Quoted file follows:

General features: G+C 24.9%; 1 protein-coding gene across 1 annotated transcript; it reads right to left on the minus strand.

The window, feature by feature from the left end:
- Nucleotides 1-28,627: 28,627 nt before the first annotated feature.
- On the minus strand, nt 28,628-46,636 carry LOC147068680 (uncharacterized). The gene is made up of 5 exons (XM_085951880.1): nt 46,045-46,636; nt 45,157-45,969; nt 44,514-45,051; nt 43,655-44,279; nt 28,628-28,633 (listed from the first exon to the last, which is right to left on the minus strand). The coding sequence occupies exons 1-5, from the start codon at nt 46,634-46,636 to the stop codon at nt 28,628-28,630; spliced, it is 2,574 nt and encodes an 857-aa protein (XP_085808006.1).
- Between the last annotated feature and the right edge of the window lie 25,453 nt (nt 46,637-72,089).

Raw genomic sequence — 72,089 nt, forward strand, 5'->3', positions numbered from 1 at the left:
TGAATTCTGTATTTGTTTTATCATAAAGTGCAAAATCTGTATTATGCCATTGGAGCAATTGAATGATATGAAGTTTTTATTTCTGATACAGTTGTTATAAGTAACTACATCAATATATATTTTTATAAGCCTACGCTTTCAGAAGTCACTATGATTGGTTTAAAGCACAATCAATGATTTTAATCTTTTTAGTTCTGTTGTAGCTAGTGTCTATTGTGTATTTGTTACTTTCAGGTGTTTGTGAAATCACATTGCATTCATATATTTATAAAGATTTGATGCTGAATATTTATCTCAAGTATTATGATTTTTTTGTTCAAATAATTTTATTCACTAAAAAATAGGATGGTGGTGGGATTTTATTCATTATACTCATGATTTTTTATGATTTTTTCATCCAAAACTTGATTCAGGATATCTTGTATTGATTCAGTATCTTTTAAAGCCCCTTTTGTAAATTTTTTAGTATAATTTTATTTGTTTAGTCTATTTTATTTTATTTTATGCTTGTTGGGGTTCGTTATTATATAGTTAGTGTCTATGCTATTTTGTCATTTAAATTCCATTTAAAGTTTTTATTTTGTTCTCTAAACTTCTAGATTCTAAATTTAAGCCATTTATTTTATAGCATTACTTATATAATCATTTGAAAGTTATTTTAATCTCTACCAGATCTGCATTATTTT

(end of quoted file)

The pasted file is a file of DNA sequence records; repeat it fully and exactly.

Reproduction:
General features: G+C 24.9%; 1 protein-coding gene across 1 annotated transcript; it reads right to left on the minus strand.

The window, feature by feature from the left end:
- Nucleotides 1-28,627: 28,627 nt before the first annotated feature.
- On the minus strand, nt 28,628-46,636 carry LOC147068680 (uncharacterized). The gene is made up of 5 exons (XM_085951880.1): nt 46,045-46,636; nt 45,157-45,969; nt 44,514-45,051; nt 43,655-44,279; nt 28,628-28,633 (listed from the first exon to the last, which is right to left on the minus strand). The coding sequence occupies exons 1-5, from the start codon at nt 46,634-46,636 to the stop codon at nt 28,628-28,630; spliced, it is 2,574 nt and encodes an 857-aa protein (XP_085808006.1).
- Between the last annotated feature and the right edge of the window lie 25,453 nt (nt 46,637-72,089).

Raw genomic sequence — 72,089 nt, forward strand, 5'->3', positions numbered from 1 at the left:
TGAATTCTGTATTTGTTTTATCATAAAGTGCAAAATCTGTATTATGCCATTGGAGCAATTGAATGATATGAAGTTTTTATTTCTGATACAGTTGTTATAAGTAACTACATCAATATATATTTTTATAAGCCTACGCTTTCAGAAGTCACTATGATTGGTTTAAAGCACAATCAATGATTTTAATCTTTTTAGTTCTGTTGTAGCTAGTGTCTATTGTGTATTTGTTACTTTCAGGTGTTTGTGAAATCACATTGCATTCATATATTTATAAAGATTTGATGCTGAATATTTATCTCAAGTATTATGATTTTTTTGTTCAAATAATTTTATTCACTAAAAAATAGGATGGTGGTGGGATTTTATTCATTATACTCATGATTTTTTATGATTTTTTCATCCAAAACTTGATTCAGGATATCTTGTATTGATTCAGTATCTTTTAAAGCCCCTTTTGTAAATTTTTTAGTATAATTTTATTTGTTTAGTCTATTTTATTTTATTTTATGCTTGTTGGGGTTCGTTATTATATAGTTAGTGTCTATGCTATTTTGTCATTTAAATTCCATTTAAAGTTTTTATTTTGTTCTCTAAACTTCTAGATTCTAAATTTAAGCCATTTATTTTATAGCATTACTTATATAATCATTTGAAAGTTATTTTAATCTCTACCAGATCTGCATTATTTT